Firefighters marvel at accident victim’s miracle recovery
Published: March 29, 2007 | 5900th good news item since 2003
Fire Capt. Thor Hansen has seen plenty of tragedies in his 24 years on the job – and at least two true miracles.
The first involved three children, pulled dead from a fire, who are very much alive today.
The other is Robert Lynch.
On Sept. 8, Lynch’s head was crushed under a hydraulic lift while working at a loading dock in the Denver Tech Center. Firefighters from two nearby stations, including Hansen, arrived within a minute. No more than 30 seconds later, the Jaws of Life lifted the platform.
Lynch’s head, smashed by the steel, had turned so intensely purple that it almost looked black, firefighter Travis Gumm said. He wasn’t breathing, and he had no pulse.
“He was gone,” Hansen said.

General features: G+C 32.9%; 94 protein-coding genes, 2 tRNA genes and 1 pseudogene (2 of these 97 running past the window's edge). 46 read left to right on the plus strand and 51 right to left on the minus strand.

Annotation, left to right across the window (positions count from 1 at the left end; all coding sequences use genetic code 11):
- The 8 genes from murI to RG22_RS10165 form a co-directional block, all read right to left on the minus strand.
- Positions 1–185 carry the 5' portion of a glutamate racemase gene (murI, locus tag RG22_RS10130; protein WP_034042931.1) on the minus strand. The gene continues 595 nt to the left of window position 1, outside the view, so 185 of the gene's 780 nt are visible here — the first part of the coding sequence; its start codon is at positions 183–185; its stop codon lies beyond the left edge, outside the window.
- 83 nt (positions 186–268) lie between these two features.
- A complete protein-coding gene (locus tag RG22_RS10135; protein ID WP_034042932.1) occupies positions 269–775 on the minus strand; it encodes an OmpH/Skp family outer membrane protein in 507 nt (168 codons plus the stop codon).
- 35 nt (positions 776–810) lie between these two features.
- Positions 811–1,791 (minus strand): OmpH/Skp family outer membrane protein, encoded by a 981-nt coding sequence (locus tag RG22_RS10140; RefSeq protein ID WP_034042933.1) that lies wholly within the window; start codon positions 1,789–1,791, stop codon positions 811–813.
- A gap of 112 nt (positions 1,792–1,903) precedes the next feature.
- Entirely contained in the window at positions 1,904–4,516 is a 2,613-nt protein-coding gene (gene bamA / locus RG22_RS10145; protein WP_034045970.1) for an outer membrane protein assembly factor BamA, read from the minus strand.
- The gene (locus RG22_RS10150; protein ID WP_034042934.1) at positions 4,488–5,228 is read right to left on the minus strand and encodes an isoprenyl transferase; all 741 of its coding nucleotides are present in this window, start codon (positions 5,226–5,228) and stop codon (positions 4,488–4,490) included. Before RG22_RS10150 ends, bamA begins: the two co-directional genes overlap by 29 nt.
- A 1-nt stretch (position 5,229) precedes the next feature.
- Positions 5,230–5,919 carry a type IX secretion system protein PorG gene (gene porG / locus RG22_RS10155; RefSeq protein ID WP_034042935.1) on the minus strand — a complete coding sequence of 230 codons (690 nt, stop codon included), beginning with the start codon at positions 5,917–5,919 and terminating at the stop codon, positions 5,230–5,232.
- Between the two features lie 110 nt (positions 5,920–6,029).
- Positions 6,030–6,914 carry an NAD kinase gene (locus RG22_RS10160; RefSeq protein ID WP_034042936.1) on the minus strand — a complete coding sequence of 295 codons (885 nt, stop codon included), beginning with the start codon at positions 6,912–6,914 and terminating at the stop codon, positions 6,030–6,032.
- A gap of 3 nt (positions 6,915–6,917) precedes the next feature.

On Wednesday, the firefighters who responded that day and Denver Fire Chief Larry Trujillo sat down to lunch at Station No. 22 with Lynch’s parents, wife, four kids – and the man himself.
“You look a lot better than the last time we saw you,” Hansen told Lynch as they shook hands.
“I pretty much assumed this was going to be a fatality,” firefighter A.J. Johansen said. “Just looking at him and the situation, you could tell this wasn’t going to be a good outcome.”
At the scene, Lynch was revived after a minute or two of CPR, Gumm recalled.
“It was almost unbelievable,” he said. “The trauma he survived was shocking.”
Lynch spent two months in the hospital. “I don’t remember any of it,” he said.
The steps forward have been slow but steady during the past six months.
He’s had to learn to walk and eat solid food again, and he still receives physical, occupational and speech therapy five days a week.
But no one has really told Lynch’s family what his future holds.
“They don’t like to say with a brain injury what’s going to happen. Nobody wants to tell us it’s permanent damage,” said his mother, Mary Lynch.
“I guess they always say they’re hopeful.
“He’s come a long way.”